Penn State student delivers protective masks through entrepreneurship

Stephanie Koons
July 07, 2020

UNIVERSITY PARK, Pa. -- Gracie Hamilton, a rising senior in Penn State’s College of Education, didn’t have any overarching goals when she started her online sewing business two years ago. She had started making scrunchies for her friends for Christmas and thought, “Alright, maybe I can sell these.” Now, in the midst of the COVID-19 pandemic, she has transferred her sewing skills to creating masks that protect the health of her family, friends and larger community.

“I always wanted to give back to the community,” said Hamilton, who is from Ulysses in Potter County but currently residing in State College. “As more people hear about us, they tell their friends and family. It just kind of keeps growing.”

An early education major, Hamilton started her college journey at Penn State DuBois, where she played volleyball and basketball, and started sewing scrunchies by hand during bus rides to and from games.  Now, her online store, named Gracie Mae’s, sells everything from wedding party scrunchies and sports team scrunchies to dog bandanas and headbands for mothers and daughters. When the coronavirus crisis hit Pennsylvania and Gov. Tom Wolf mandated mask-wearing in indoor public spaces in mid-April, Hamilton was in a strong position to be of service to her community.

 “My business is based on sewing … so why not help people?” she said.

Daphne Zelinka

Daphne Zelinka, of Westfield, Pennsylvania, sports a mask designed by Penn State College of Education student Gracie Hamilton.

IMAGE: Photo courtesy of Gracie Hamilton

Initially, the mask-making project didn’t go quite as smoothly as Hamilton expected. She didn’t have elastic for the ear loops so she started making them with tie wands — which took about 30 minutes per mask. Eventually, with the help of donations, she got hold of elastic and shortened the sewing time in half. Her mother, an elementary teacher, assisted Hamilton in her efforts.

“We worked day and night to get all these masks made,” Hamilton said. “There were weekends where we’d just sit for over 12 hours and sew all weekend.”

With a population of 621 in the 2010 census, Ulysses, as Hamilton described it, is a community where “everyone knows where people live.” She reached out on Facebook to find out who needed masks and offered to either mail them or set them on people’s porches. She also hangs masks on a bulletin board in the town’s post office and sets boxes of masks in the local Dollar General store.

Having already made 700-800 masks just for the community, Hamilton then expanded her reach by advertising the masks on her business page and since then, has made about 1,300 masks --  including for U.S. Air Force members stationed in Texas and former Potter County residents who moved to various places including Georgia.

Kourtnee Kosa/Austin Burdick

Austin Burdick and Kourtnee Kosa, of Gold, Pennsylvania, celebrate Kosa's recent graduation from Corning Community College wearing masks designed by Penn State student Gracie Hamilton.

IMAGE: Photo courtesy of Gracie Hamilton

Given the gravity of the coronavirus crisis, Hamilton said she didn’t want to assign monetary value to the masks.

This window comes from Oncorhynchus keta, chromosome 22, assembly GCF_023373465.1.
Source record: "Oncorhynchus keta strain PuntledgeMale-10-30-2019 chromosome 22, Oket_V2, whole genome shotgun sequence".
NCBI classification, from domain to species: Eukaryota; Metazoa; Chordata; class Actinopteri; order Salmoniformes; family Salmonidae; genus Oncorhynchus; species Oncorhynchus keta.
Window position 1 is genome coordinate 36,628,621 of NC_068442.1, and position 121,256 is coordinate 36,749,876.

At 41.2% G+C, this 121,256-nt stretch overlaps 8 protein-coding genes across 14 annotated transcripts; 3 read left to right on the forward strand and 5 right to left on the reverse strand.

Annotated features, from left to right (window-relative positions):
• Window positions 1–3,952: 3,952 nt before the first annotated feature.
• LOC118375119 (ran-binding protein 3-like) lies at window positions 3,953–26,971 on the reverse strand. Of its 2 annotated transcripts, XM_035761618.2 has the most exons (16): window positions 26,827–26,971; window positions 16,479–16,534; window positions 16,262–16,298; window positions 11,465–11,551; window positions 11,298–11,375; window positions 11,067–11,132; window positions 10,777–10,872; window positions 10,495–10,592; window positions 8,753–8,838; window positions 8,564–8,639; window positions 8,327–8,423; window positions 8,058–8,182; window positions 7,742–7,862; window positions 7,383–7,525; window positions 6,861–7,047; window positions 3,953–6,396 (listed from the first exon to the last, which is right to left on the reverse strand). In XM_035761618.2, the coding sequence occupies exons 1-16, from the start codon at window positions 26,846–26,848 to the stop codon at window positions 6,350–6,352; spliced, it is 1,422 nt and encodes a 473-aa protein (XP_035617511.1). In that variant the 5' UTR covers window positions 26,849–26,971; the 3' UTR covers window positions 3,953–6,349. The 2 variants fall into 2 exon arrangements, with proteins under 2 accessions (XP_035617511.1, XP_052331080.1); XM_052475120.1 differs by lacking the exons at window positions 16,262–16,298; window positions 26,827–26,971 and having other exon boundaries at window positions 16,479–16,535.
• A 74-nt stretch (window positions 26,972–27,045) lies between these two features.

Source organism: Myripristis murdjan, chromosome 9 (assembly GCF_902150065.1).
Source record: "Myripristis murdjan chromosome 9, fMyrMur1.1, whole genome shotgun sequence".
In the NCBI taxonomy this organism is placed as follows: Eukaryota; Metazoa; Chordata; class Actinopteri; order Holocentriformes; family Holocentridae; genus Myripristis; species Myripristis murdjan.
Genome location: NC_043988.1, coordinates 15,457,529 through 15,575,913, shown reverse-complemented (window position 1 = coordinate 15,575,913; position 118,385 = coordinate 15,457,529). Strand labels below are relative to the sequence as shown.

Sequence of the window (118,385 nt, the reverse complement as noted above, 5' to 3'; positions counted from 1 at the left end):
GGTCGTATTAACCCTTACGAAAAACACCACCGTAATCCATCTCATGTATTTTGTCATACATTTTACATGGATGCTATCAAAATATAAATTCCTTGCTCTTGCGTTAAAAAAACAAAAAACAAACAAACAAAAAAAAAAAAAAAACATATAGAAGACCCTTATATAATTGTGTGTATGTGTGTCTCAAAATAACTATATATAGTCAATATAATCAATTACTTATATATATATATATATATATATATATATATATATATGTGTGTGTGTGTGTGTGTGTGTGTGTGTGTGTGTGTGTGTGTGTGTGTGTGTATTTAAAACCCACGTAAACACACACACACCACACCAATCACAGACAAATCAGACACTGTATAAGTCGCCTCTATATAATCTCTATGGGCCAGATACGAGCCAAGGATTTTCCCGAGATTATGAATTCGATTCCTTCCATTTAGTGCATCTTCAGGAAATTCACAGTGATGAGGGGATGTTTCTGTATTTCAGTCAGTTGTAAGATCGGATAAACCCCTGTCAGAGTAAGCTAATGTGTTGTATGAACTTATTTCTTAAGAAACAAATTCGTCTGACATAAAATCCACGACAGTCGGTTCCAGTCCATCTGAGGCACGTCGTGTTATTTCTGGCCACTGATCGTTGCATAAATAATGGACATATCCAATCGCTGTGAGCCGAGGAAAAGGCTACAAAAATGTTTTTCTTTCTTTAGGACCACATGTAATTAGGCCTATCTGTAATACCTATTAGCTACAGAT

“During a time like this, I’d feel bad about charging people for something that is so needed,” she said.

On the Gracie Mae’s website, visitors who choose to have their masks mailed to them are asked to pay for shipping, Hamilton said, “but if not, that’s fine, donations help with that.”

Overall, Hamilon said her community has been extremely compliant with public health guidelines.

“In my small town, everyone had a mask on,” she said.

Since masks are currently part of the public dress code, Hamilton tries to help people stay stylish and express themselves while wearing a face covering.

Gracie Mae's

Gracie Mae, who is majoring in early childhood education at Penn State, offers protective masks in a variety of designs on her online store, Gracie Mae's.

IMAGE: Gracie Hamilton

“Every day at work, I try to match my mask to my outfit,” she said. “And you have to wear [a mask] every day so why not make it fun and stylish?”

On her website, Hamilton displays masks in designs such as cow print and orange gingham. She also accepts requests for personalized designs such as favorite animals or sports teams. Recently, she fulfilled a request for Pokemon masks for a kid’s birthday party.

Hamilton, who plans to keep her business as a side job when she eventually teaches in an elementary school, said that the COVID mask project has enabled her to push beyond her comfort zone. One situation in which she was put to the test was when she had to complete an order for 300 masks — which happened to be the weekend before finals week.

“It’s taught me that I’m more capable than what I think I am,” she said. “If I can put my mind to it, I can do it.”

“We Are” stories

The “We Are” spirit is perhaps more important than ever before, and Penn Staters everywhere are coming together in new and amazing ways. During these challenging times, our community is continuing to realize Penn State’s commitment to excellence through acts of collaboration, thoughtfulness and kindness. As President Eric Barron has written on Digging Deeper, this truly is a “We Are” moment.

Last Updated August 27, 2020